Rqc result data is available inside template files through
This object is a list of summarized statistics about input files and it is used by all accessor functions and plots provided by Rqc package.
rqcReport function takes template file path as argument and generates personalized reports.
rqcReport(qa, templateFile = "custom_report.Rmd")
The Rqc package provides a simple interface to generate plots often used for quality assessment of high-throughput sequencing data. It uses the standard Bioconductor parallelization framework to add efficiency to data processing. The images produced by the package are high-quality figures that can be directly used on publications.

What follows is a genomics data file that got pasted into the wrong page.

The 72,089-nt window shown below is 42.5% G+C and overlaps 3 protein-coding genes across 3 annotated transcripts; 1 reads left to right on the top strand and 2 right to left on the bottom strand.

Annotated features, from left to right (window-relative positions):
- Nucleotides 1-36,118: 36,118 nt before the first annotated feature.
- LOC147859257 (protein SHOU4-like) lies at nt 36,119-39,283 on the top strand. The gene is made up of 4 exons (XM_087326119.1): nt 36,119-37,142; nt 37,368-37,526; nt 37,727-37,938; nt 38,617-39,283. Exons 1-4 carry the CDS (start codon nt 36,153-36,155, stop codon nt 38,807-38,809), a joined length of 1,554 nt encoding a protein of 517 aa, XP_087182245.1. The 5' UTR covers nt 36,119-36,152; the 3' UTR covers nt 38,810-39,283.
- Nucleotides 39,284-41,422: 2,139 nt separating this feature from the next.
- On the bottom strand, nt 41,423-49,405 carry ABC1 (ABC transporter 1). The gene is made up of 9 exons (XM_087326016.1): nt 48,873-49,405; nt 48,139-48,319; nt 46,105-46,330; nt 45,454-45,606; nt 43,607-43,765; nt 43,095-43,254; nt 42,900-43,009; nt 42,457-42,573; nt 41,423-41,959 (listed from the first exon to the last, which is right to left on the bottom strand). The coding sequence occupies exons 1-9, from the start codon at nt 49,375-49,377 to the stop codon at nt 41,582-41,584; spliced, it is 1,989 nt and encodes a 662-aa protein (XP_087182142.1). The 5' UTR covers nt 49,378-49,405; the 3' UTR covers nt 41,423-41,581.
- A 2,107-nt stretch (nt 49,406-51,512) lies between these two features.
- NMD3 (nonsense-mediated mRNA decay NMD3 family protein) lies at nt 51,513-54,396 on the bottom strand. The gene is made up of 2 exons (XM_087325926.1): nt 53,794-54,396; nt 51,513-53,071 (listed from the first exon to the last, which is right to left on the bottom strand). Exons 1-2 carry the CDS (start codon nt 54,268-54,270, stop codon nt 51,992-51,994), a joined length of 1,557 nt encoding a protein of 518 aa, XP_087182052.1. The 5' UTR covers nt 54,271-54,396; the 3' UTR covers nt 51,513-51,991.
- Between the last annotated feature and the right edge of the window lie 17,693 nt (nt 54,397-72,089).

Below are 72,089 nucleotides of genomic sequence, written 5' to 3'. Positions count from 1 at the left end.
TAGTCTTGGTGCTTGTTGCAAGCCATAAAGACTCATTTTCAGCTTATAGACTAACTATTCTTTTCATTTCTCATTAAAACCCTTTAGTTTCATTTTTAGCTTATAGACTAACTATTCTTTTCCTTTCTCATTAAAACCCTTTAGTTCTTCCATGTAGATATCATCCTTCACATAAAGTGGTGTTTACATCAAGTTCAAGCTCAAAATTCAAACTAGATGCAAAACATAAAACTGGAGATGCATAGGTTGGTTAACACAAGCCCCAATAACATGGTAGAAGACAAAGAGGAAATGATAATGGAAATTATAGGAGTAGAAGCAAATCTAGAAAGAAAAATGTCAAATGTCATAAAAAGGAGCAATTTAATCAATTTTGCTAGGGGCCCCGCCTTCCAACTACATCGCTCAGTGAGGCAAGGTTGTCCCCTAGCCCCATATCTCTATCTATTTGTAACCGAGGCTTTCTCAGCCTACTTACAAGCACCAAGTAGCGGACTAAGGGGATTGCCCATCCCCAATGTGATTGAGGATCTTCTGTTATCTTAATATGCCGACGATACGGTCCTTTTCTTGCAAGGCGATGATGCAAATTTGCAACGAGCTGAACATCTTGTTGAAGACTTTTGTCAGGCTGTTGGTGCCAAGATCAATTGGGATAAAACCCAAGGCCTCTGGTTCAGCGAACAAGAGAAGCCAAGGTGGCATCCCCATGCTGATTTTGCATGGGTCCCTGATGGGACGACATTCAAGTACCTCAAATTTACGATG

## R version 3.3.1 (2016-06-21) ## Platform: x86_64-pc-linux-gnu (64-bit) ## Running under: Ubuntu 16.04.1 LTS ## ## locale: ##  LC_CTYPE=en_US.UTF-8 LC_NUMERIC=C ##  LC_TIME=en_US.UTF-8 LC_COLLATE=C ##  LC_MONETARY=en_US.UTF-8 LC_MESSAGES=en_US.UTF-8 ##  LC_PAPER=en_US.UTF-8 LC_NAME=C ##  LC_ADDRESS=C LC_TELEPHONE=C ##  LC_MEASUREMENT=en_US.UTF-8 LC_IDENTIFICATION=C ## ## attached base packages: ##  stats4 parallel stats graphics grDevices utils datasets ##  methods base ## ## other attached packages: ##  knitr_1.14 Rqc_1.8.0 ##  ggplot2_2.1.0 ShortRead_1.32.0 ##  GenomicAlignments_1.10.0 SummarizedExperiment_1.4.0 ##  Biobase_2.34.0 Rsamtools_1.26.0 ##  GenomicRanges_1.26.0 GenomeInfoDb_1.10.0 ##  Biostrings_2.42.0 XVector_0.14.0 ##  IRanges_2.8.0 S4Vectors_0.12.0 ##  BiocGenerics_0.20.0 BiocParallel_1.8.0 ##  BiocStyle_2.2.0 ## ## loaded via a namespace (and not attached): ##  Rcpp_0.12.7 biovizBase_1.22.0 ##  lattice_0.20-34 digest_0.6.10 ##  mime_0.5 R6_2.2.0 ##  plyr_1.8.4 chron_2.3-47 ##  acepack_1.3-3.3 RSQLite_1.0.0 ##  evaluate_0.10 highr_0.6 ##  httr_1.2.1 BiocInstaller_1.24.0 ##  zlibbioc_1.20.0 GenomicFeatures_1.26.0 ##  data.table_1.9.6 rpart_4.1-10 ##  Matrix_1.2-7.1 labeling_0.3 ##  splines_3.3.1 AnnotationHub_2.6.0 ##  stringr_1.1.0 foreign_0.8-67 ##  RCurl_1.95-4.8 biomaRt_2.30.0 ##  munsell_0.4.3 shiny_0.14.1 ##  httpuv_1.3.3 rtracklayer_1.34.0 ##  htmltools_0.3.5 nnet_7.3-12 ##  gridExtra_2.2.1 interactiveDisplayBase_1.12.0 ##  Hmisc_3.17-4 XML_3.98-1.4 ##  bitops_1.0-6 grid_3.3.1 ##  xtable_1.8-2 gtable_0.2.0 ##  DBI_0.5-1 magrittr_1.5 ##  formatR_1.4 scales_0.4.0 ##  stringi_1.1.2 reshape2_1.4.1 ##  hwriter_1.3.2 latticeExtra_0.6-28 ##  Formula_1.2-1 RColorBrewer_1.1-2 ##  ensembldb_1.6.0 tools_3.3.1 ##  dichromat_2.0-0 BSgenome_1.42.0 ##  markdown_0.7.7 survival_2.39-5 ##  AnnotationDbi_1.36.0 colorspace_1.2-7 ##  cluster_2.0.5 VariantAnnotation_1.20.0 ##  GenomicFiles_1.10.0